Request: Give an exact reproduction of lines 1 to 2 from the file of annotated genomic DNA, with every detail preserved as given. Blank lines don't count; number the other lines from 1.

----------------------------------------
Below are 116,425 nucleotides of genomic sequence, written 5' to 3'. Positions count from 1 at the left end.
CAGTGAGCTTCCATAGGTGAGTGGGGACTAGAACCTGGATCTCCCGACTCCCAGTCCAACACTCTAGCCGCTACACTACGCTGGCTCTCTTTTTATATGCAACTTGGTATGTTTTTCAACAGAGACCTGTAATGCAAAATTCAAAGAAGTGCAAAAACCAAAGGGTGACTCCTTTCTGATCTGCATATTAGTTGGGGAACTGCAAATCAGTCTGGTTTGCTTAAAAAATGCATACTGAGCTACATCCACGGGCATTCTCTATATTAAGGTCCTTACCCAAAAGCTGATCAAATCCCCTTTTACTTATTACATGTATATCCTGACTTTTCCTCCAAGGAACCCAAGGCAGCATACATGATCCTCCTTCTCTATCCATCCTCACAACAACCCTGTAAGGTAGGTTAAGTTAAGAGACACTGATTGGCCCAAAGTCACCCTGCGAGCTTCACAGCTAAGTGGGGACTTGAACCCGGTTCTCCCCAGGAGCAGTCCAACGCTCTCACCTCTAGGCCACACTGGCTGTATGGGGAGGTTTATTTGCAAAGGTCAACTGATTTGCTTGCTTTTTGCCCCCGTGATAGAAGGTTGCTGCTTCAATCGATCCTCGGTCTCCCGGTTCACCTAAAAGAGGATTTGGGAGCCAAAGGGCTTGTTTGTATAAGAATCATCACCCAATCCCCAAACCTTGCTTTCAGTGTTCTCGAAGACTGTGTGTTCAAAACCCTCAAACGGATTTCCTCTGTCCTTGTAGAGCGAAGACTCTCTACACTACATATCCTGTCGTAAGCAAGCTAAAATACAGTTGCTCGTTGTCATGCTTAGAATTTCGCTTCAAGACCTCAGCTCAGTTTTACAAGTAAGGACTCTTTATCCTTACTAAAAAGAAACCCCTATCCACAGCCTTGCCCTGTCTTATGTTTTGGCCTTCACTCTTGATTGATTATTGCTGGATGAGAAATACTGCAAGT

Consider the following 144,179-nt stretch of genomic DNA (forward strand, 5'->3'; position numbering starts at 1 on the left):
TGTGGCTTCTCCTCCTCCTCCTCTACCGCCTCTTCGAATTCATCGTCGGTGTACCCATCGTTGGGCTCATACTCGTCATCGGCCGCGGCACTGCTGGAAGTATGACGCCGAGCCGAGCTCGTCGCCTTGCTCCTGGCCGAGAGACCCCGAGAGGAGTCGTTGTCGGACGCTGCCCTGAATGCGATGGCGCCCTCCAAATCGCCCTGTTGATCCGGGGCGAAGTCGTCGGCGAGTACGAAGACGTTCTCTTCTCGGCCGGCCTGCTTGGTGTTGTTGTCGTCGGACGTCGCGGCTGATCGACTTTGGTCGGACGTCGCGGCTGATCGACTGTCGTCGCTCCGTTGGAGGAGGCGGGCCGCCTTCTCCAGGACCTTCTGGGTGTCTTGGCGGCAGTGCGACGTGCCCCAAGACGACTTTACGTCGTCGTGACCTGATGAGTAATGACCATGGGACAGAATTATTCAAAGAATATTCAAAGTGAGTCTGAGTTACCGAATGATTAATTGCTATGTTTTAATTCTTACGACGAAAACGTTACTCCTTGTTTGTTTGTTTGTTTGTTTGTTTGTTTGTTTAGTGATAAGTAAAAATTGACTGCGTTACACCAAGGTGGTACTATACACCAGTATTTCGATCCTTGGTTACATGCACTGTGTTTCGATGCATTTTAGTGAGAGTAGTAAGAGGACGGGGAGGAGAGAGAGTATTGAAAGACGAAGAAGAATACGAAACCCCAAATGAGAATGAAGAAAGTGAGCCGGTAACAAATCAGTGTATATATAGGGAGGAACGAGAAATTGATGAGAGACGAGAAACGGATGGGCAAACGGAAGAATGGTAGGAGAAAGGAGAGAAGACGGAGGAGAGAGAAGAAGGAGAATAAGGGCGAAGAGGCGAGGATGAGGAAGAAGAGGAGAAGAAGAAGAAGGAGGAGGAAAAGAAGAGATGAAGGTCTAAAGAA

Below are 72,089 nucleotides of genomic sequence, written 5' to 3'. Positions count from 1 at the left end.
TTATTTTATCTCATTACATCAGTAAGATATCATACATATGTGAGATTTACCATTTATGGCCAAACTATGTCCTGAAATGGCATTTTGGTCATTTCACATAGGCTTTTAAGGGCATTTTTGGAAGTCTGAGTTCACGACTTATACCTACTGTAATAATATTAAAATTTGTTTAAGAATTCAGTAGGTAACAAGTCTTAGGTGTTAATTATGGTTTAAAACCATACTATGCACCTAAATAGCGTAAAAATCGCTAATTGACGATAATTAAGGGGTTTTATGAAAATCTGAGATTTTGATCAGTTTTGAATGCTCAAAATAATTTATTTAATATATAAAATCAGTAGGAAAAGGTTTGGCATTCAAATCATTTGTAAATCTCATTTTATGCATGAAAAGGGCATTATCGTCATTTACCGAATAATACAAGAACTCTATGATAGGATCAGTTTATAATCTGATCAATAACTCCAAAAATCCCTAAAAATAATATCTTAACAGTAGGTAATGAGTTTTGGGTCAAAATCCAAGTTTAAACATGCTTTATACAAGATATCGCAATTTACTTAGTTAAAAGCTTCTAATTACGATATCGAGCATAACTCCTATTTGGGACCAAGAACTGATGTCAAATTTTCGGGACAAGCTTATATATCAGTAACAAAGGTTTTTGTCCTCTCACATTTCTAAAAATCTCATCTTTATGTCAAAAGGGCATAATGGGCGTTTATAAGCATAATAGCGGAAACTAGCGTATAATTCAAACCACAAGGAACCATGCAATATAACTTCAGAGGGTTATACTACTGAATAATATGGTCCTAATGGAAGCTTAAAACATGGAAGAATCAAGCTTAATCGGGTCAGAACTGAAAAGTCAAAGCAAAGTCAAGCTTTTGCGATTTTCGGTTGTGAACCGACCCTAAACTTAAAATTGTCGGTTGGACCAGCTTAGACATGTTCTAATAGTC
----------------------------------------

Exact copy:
Below are 116,425 nucleotides of genomic sequence, written 5' to 3'. Positions count from 1 at the left end.
CAGTGAGCTTCCATAGGTGAGTGGGGACTAGAACCTGGATCTCCCGACTCCCAGTCCAACACTCTAGCCGCTACACTACGCTGGCTCTCTTTTTATATGCAACTTGGTATGTTTTTCAACAGAGACCTGTAATGCAAAATTCAAAGAAGTGCAAAAACCAAAGGGTGACTCCTTTCTGATCTGCATATTAGTTGGGGAACTGCAAATCAGTCTGGTTTGCTTAAAAAATGCATACTGAGCTACATCCACGGGCATTCTCTATATTAAGGTCCTTACCCAAAAGCTGATCAAATCCCCTTTTACTTATTACATGTATATCCTGACTTTTCCTCCAAGGAACCCAAGGCAGCATACATGATCCTCCTTCTCTATCCATCCTCACAACAACCCTGTAAGGTAGGTTAAGTTAAGAGACACTGATTGGCCCAAAGTCACCCTGCGAGCTTCACAGCTAAGTGGGGACTTGAACCCGGTTCTCCCCAGGAGCAGTCCAACGCTCTCACCTCTAGGCCACACTGGCTGTATGGGGAGGTTTATTTGCAAAGGTCAACTGATTTGCTTGCTTTTTGCCCCCGTGATAGAAGGTTGCTGCTTCAATCGATCCTCGGTCTCCCGGTTCACCTAAAAGAGGATTTGGGAGCCAAAGGGCTTGTTTGTATAAGAATCATCACCCAATCCCCAAACCTTGCTTTCAGTGTTCTCGAAGACTGTGTGTTCAAAACCCTCAAACGGATTTCCTCTGTCCTTGTAGAGCGAAGACTCTCTACACTACATATCCTGTCGTAAGCAAGCTAAAATACAGTTGCTCGTTGTCATGCTTAGAATTTCGCTTCAAGACCTCAGCTCAGTTTTACAAGTAAGGACTCTTTATCCTTACTAAAAAGAAACCCCTATCCACAGCCTTGCCCTGTCTTATGTTTTGGCCTTCACTCTTGATTGATTATTGCTGGATGAGAAATACTGCAAGT